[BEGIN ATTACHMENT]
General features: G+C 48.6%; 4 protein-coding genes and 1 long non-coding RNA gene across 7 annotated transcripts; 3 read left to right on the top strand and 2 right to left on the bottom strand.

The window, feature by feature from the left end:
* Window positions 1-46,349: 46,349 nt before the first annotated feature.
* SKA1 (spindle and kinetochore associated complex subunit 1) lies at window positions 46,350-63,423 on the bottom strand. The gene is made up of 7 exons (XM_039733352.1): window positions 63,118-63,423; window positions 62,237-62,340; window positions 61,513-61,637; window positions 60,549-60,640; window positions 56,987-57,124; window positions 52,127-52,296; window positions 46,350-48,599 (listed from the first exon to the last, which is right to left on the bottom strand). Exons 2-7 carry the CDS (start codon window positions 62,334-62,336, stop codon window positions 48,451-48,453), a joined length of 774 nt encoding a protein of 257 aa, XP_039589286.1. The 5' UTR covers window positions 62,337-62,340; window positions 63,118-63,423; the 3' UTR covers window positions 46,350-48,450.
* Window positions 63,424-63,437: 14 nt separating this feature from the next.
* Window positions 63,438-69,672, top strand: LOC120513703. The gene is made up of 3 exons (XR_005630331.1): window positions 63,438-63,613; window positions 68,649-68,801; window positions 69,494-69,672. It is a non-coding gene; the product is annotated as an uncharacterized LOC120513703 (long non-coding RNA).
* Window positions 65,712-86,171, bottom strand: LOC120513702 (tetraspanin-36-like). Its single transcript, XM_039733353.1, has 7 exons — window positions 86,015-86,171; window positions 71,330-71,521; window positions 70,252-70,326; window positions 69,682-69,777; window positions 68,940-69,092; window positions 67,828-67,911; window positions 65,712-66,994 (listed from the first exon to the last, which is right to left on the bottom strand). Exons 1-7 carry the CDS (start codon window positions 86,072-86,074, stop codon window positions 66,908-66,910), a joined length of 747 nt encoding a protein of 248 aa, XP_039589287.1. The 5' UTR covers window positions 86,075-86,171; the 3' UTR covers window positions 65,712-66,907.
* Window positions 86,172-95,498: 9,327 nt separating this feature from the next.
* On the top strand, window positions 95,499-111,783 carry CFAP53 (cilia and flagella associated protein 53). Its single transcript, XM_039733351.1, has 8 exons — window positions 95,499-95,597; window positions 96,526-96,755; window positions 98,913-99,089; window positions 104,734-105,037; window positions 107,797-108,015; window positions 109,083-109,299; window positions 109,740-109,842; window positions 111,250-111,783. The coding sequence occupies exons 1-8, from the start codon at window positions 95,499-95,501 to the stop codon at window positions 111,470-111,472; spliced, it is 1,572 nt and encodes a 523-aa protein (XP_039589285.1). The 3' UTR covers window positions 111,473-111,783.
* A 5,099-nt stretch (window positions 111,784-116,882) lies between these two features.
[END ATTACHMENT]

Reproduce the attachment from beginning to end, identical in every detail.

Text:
General features: G+C 48.6%; 4 protein-coding genes and 1 long non-coding RNA gene across 7 annotated transcripts; 3 read left to right on the top strand and 2 right to left on the bottom strand.

The window, feature by feature from the left end:
* Window positions 1-46,349: 46,349 nt before the first annotated feature.
* SKA1 (spindle and kinetochore associated complex subunit 1) lies at window positions 46,350-63,423 on the bottom strand. The gene is made up of 7 exons (XM_039733352.1): window positions 63,118-63,423; window positions 62,237-62,340; window positions 61,513-61,637; window positions 60,549-60,640; window positions 56,987-57,124; window positions 52,127-52,296; window positions 46,350-48,599 (listed from the first exon to the last, which is right to left on the bottom strand). Exons 2-7 carry the CDS (start codon window positions 62,334-62,336, stop codon window positions 48,451-48,453), a joined length of 774 nt encoding a protein of 257 aa, XP_039589286.1. The 5' UTR covers window positions 62,337-62,340; window positions 63,118-63,423; the 3' UTR covers window positions 46,350-48,450.
* Window positions 63,424-63,437: 14 nt separating this feature from the next.
* Window positions 63,438-69,672, top strand: LOC120513703. The gene is made up of 3 exons (XR_005630331.1): window positions 63,438-63,613; window positions 68,649-68,801; window positions 69,494-69,672. It is a non-coding gene; the product is annotated as an uncharacterized LOC120513703 (long non-coding RNA).
* Window positions 65,712-86,171, bottom strand: LOC120513702 (tetraspanin-36-like). Its single transcript, XM_039733353.1, has 7 exons — window positions 86,015-86,171; window positions 71,330-71,521; window positions 70,252-70,326; window positions 69,682-69,777; window positions 68,940-69,092; window positions 67,828-67,911; window positions 65,712-66,994 (listed from the first exon to the last, which is right to left on the bottom strand). Exons 1-7 carry the CDS (start codon window positions 86,072-86,074, stop codon window positions 66,908-66,910), a joined length of 747 nt encoding a protein of 248 aa, XP_039589287.1. The 5' UTR covers window positions 86,075-86,171; the 3' UTR covers window positions 65,712-66,907.
* Window positions 86,172-95,498: 9,327 nt separating this feature from the next.
* On the top strand, window positions 95,499-111,783 carry CFAP53 (cilia and flagella associated protein 53). Its single transcript, XM_039733351.1, has 8 exons — window positions 95,499-95,597; window positions 96,526-96,755; window positions 98,913-99,089; window positions 104,734-105,037; window positions 107,797-108,015; window positions 109,083-109,299; window positions 109,740-109,842; window positions 111,250-111,783. The coding sequence occupies exons 1-8, from the start codon at window positions 95,499-95,501 to the stop codon at window positions 111,470-111,472; spliced, it is 1,572 nt and encodes a 523-aa protein (XP_039589285.1). The 3' UTR covers window positions 111,473-111,783.
* A 5,099-nt stretch (window positions 111,784-116,882) lies between these two features.